QUESTION: Mr. Leader, the speaker told us just a moment ago that if the need arises for more emergency funds, he'll call Congress back into session. The White House says that they've only committed $3 billion or so of that $40 billion. They say they're not sure how it's all going to fall out, where the needs are going to lie. How do you respond to that?

GEPHARDT: Well, I think the $40 billion has been spoken for. I think it will all go out very soon. It's all been spoken for, I can tell you that. And if you read the newspapers, listen to the television and radio, you hear people like Tommy Thompson today again asking for money for smallpox vaccine.

He thinks it'll cost almost $2 billion to quicken the production of smallpox vaccine.

All we're saying and all the appropriators are saying is, you don't need to spend this additional money, but it probably will be four months before we can actually enact new legislation. Why not put it in place?

The president has the ability to call it an emergency or not. So it is entirely in his court as to whether or not this money would be spent rather than trying to rely on calling the Congress and going through a big legislative wrangle over what needs to be done. We could do it now. We could put it in place. If the president decides he doesn't need the money, it's not going to be spent, then he doesn't need to spend it.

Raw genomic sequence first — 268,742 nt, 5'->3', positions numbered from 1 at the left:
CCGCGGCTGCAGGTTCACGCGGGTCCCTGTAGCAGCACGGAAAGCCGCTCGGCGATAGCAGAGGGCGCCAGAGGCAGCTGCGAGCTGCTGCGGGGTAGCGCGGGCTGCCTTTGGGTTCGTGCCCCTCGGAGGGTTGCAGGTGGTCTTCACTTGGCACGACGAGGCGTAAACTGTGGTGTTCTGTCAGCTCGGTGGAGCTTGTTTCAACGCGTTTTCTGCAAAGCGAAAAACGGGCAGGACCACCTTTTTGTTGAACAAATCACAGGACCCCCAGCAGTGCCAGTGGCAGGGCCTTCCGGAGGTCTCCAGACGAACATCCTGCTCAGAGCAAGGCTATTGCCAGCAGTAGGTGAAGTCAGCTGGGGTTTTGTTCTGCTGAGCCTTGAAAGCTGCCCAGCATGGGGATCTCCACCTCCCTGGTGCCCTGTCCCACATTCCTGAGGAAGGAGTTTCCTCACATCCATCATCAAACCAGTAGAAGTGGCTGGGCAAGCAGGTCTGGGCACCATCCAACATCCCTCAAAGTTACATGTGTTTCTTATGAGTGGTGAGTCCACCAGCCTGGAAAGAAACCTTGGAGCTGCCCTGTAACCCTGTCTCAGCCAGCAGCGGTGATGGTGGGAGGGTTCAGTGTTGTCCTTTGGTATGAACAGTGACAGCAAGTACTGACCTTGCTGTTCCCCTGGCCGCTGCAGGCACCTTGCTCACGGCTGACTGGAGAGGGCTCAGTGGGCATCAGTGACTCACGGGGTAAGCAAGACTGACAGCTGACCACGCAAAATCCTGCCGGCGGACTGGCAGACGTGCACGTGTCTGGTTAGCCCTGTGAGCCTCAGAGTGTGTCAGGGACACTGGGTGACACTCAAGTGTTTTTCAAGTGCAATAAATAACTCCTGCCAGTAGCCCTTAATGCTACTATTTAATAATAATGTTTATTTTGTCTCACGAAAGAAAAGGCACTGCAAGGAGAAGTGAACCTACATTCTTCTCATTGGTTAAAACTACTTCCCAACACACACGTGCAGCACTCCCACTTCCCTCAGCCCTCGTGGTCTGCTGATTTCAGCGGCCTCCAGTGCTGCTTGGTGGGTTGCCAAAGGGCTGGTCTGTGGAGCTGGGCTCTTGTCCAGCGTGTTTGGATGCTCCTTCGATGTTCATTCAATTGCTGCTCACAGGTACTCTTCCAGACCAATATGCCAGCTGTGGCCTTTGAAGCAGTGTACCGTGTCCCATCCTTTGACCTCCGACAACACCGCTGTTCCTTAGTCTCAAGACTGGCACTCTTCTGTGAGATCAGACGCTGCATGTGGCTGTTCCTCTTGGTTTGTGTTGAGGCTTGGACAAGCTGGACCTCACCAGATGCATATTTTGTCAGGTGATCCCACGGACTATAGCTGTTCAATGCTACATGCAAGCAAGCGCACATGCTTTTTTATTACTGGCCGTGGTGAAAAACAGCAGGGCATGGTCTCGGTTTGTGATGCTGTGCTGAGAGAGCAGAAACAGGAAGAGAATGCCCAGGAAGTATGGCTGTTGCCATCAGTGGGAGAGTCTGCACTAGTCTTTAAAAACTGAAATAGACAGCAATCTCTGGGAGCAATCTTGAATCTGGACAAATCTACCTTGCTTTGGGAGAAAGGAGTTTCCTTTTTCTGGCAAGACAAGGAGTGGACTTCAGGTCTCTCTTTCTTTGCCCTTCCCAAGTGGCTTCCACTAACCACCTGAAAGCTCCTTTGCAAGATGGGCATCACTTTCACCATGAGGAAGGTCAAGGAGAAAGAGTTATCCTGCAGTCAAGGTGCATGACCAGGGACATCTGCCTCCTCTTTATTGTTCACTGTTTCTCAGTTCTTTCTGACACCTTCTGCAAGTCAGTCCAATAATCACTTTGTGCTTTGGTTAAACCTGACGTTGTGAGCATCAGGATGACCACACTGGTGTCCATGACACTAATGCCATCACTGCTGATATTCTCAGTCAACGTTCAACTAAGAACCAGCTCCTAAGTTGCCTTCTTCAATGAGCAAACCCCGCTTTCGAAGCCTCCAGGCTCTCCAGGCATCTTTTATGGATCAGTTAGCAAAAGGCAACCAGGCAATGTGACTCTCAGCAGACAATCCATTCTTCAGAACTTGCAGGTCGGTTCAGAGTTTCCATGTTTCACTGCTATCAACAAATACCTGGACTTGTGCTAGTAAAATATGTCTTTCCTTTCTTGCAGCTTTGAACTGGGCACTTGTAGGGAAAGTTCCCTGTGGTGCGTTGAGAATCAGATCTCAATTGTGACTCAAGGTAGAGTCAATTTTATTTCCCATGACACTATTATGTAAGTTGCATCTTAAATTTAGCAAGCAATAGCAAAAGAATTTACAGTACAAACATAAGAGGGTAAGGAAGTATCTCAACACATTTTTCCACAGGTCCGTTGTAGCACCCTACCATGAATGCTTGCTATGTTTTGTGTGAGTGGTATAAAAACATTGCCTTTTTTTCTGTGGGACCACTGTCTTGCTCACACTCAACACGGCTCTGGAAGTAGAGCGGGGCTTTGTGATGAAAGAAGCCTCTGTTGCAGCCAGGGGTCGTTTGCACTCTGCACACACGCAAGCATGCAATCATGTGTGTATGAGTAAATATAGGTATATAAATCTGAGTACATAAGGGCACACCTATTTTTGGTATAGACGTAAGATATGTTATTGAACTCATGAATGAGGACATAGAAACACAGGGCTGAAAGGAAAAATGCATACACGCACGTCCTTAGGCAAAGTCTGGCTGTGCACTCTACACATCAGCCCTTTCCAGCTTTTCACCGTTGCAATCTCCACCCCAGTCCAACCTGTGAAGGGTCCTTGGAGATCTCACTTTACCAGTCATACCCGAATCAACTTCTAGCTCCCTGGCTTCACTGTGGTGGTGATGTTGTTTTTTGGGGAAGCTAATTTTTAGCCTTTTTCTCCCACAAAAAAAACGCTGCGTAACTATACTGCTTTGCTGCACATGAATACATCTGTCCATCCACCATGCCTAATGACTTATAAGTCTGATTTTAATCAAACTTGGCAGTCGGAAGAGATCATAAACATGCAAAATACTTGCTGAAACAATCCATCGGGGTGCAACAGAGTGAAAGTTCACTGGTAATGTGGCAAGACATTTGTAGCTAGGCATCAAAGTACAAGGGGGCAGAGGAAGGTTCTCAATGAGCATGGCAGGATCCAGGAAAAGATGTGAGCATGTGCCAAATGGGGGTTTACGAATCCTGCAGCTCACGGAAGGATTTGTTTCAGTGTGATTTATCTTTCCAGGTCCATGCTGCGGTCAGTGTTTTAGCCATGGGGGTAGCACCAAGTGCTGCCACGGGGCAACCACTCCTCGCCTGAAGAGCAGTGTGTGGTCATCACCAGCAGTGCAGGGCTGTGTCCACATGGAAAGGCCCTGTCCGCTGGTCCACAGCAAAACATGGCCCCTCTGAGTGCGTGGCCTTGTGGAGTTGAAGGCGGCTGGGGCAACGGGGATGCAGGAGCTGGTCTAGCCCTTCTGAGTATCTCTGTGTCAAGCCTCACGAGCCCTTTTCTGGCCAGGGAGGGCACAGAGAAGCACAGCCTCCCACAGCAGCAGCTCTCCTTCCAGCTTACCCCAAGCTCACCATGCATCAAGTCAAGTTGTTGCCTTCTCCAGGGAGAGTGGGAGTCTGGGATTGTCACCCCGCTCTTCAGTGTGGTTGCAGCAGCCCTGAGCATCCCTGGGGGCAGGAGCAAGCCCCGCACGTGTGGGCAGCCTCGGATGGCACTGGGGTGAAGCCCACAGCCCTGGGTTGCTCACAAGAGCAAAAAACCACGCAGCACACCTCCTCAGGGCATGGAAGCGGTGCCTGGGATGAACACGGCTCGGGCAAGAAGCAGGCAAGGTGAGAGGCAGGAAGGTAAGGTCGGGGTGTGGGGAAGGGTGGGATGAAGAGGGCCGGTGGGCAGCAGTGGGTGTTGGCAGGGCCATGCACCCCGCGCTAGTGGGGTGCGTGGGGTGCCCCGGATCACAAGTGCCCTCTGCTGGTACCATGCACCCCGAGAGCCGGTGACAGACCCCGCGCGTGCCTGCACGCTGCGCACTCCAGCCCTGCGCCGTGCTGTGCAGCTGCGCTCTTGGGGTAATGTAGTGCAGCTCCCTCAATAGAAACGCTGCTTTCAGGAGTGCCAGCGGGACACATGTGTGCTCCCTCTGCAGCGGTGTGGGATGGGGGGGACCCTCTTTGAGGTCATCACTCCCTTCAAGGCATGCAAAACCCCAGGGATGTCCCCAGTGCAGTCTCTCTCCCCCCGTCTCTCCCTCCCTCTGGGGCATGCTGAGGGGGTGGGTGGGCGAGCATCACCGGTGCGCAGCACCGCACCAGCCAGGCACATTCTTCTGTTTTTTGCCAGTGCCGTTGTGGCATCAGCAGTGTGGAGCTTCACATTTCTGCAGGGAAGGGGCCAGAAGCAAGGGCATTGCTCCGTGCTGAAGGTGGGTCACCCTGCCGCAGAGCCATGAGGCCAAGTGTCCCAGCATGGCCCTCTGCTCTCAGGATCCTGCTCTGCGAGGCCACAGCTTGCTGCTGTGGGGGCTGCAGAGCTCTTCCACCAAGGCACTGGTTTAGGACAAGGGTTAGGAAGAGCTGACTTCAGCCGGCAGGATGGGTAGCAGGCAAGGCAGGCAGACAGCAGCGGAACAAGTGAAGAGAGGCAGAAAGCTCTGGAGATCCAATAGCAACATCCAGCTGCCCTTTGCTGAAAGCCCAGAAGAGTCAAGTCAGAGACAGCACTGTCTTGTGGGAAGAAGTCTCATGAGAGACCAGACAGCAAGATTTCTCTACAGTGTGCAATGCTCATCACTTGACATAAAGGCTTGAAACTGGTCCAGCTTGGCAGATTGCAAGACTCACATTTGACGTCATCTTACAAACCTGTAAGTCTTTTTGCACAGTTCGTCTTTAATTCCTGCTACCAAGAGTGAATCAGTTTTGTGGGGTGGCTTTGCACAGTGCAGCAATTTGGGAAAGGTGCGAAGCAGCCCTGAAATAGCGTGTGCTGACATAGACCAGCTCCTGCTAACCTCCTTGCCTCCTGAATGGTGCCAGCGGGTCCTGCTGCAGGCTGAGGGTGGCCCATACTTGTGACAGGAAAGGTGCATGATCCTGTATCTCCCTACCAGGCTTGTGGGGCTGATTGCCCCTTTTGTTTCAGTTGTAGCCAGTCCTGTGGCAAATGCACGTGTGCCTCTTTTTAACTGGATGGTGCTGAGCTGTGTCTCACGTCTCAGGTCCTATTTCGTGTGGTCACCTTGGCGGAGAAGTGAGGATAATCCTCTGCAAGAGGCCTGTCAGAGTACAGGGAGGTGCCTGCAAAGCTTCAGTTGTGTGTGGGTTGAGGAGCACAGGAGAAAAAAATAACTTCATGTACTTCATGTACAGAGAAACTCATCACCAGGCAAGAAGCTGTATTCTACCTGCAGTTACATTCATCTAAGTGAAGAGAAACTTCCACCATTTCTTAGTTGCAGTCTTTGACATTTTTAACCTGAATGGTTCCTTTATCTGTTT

Tom Ridge, yesterday at the meeting, said he was, you know, just trying to right now find out what...

KARL: Congressman Gephardt, the Democratic leader in the House, saying that if the president doesn't want more emergency spending right now, as he says he does -- and he says he will veto additional emergency spending -- that Congress should go ahead and appropriate it anyway, so that if the president needs money, whether it be for the war effort in Afghanistan or for the fight against terrorism here at home, the money will be available for him. This is turning into a major showdown. Again, Democrats and some of the Republicans that are in charge of the money, that hold the purse strings here -- the appropriations chairmen -- say they need to appropriate more money to deal with the threat against terrorism here at home.

So Congressman Gephardt is preparing for a showdown with the president on that issue.

HEMMER: Clearly, not the last work. We know that, Jonathan. We have seen it before.

Jonathan, thank you.